As any one knows who has filed a claim for disability benefits, the wait time for a disability hearing can be very long. SSA recognizes that some of its 142 hearing offices across the nation are busier than others. For that reason, it has begun to reassign cases from the very busy hearing offices to less busy hearing offices. Those administrative law judges to whom cases are assigned from distant hearing office must not only review and prepare the cases but also hear those cases.
Since travel time by the newly assigned administrative law judges takes more time, SSA has set up hearing rooms equipped with video systems that allow a judge to see and hear the claimant in a hearing office close to the claimant’s home while the judge is at her hearing office in another state. Witnesses called by the administrative law judge appear in the same room with the claimant, or in the hearing room where the administrative law judge is located or by telephone from a third location.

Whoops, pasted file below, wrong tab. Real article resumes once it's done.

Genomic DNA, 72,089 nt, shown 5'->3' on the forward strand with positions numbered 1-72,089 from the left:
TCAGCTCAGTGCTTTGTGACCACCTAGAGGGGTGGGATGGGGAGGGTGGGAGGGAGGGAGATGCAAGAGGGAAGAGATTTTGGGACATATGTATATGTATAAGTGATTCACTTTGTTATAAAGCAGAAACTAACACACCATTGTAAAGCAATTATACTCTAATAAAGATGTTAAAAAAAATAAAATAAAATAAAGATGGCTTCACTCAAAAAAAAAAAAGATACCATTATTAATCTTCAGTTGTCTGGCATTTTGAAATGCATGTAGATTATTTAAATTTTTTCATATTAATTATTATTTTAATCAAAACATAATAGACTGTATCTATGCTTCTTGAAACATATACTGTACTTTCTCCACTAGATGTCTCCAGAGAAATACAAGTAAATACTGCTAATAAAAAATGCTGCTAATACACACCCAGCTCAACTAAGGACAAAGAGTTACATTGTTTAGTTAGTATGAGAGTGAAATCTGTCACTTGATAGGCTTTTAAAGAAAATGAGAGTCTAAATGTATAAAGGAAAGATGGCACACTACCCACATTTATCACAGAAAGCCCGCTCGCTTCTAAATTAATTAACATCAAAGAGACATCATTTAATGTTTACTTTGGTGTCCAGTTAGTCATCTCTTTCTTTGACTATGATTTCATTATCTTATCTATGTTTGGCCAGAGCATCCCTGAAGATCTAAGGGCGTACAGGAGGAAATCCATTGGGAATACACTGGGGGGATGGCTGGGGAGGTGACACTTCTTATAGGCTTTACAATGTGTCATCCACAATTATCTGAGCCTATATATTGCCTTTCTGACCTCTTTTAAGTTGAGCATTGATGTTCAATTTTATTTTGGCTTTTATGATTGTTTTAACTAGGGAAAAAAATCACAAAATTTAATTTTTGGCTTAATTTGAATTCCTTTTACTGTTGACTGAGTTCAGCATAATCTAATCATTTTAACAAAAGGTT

SSA does not force a disability claimant to choose a video hearing. In fact, all video hearing notices come with a notice informing the claimant that he has the right to have an “in person” hearing with the administrative law judge. Does the outcome of the disability hearing change because it was a video hearing? In my experience, the fact that a social security disability hearing is conducted by video rather than in person has no bearing on the ultimate outcome of the case. The only thing that a video hearing does is provide a way to make the case go more quickly. While other attorneys opinions may differ, I encourage my clients to allow their hearing by video when that option is offered.